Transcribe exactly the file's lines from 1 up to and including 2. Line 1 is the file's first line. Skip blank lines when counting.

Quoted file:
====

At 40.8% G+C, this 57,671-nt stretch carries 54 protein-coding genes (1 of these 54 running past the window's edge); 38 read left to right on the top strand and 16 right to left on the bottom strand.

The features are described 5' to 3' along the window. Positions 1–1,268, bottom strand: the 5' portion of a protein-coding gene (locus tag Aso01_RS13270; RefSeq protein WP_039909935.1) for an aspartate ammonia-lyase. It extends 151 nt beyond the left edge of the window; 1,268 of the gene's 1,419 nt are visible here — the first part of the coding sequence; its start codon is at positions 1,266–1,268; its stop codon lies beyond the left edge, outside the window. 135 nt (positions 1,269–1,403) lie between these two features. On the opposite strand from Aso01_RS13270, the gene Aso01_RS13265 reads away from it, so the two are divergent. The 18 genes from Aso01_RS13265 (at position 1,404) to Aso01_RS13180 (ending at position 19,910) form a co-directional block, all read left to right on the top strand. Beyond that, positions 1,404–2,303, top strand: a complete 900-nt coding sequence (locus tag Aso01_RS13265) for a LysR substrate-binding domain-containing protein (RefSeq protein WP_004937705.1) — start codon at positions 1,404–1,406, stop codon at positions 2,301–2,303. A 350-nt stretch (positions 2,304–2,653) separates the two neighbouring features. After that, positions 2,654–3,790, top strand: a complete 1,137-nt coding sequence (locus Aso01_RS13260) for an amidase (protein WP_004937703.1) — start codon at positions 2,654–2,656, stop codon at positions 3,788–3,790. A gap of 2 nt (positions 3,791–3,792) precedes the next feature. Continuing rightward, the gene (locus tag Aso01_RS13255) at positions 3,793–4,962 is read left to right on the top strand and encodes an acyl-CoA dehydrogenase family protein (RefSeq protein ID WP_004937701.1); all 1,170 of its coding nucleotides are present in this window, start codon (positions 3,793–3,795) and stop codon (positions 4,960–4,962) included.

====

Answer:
At 40.8% G+C, this 57,671-nt stretch carries 54 protein-coding genes (1 of these 54 running past the window's edge); 38 read left to right on the top strand and 16 right to left on the bottom strand.

The features are described 5' to 3' along the window. Positions 1–1,268, bottom strand: the 5' portion of a protein-coding gene (locus tag Aso01_RS13270; RefSeq protein WP_039909935.1) for an aspartate ammonia-lyase. It extends 151 nt beyond the left edge of the window; 1,268 of the gene's 1,419 nt are visible here — the first part of the coding sequence; its start codon is at positions 1,266–1,268; its stop codon lies beyond the left edge, outside the window. 135 nt (positions 1,269–1,403) lie between these two features. On the opposite strand from Aso01_RS13270, the gene Aso01_RS13265 reads away from it, so the two are divergent. The 18 genes from Aso01_RS13265 (at position 1,404) to Aso01_RS13180 (ending at position 19,910) form a co-directional block, all read left to right on the top strand. Beyond that, positions 1,404–2,303, top strand: a complete 900-nt coding sequence (locus tag Aso01_RS13265) for a LysR substrate-binding domain-containing protein (RefSeq protein WP_004937705.1) — start codon at positions 1,404–1,406, stop codon at positions 2,301–2,303. A 350-nt stretch (positions 2,304–2,653) separates the two neighbouring features. After that, positions 2,654–3,790, top strand: a complete 1,137-nt coding sequence (locus Aso01_RS13260) for an amidase (protein WP_004937703.1) — start codon at positions 2,654–2,656, stop codon at positions 3,788–3,790. A gap of 2 nt (positions 3,791–3,792) precedes the next feature. Continuing rightward, the gene (locus tag Aso01_RS13255) at positions 3,793–4,962 is read left to right on the top strand and encodes an acyl-CoA dehydrogenase family protein (RefSeq protein ID WP_004937701.1); all 1,170 of its coding nucleotides are present in this window, start codon (positions 3,793–3,795) and stop codon (positions 4,960–4,962) included.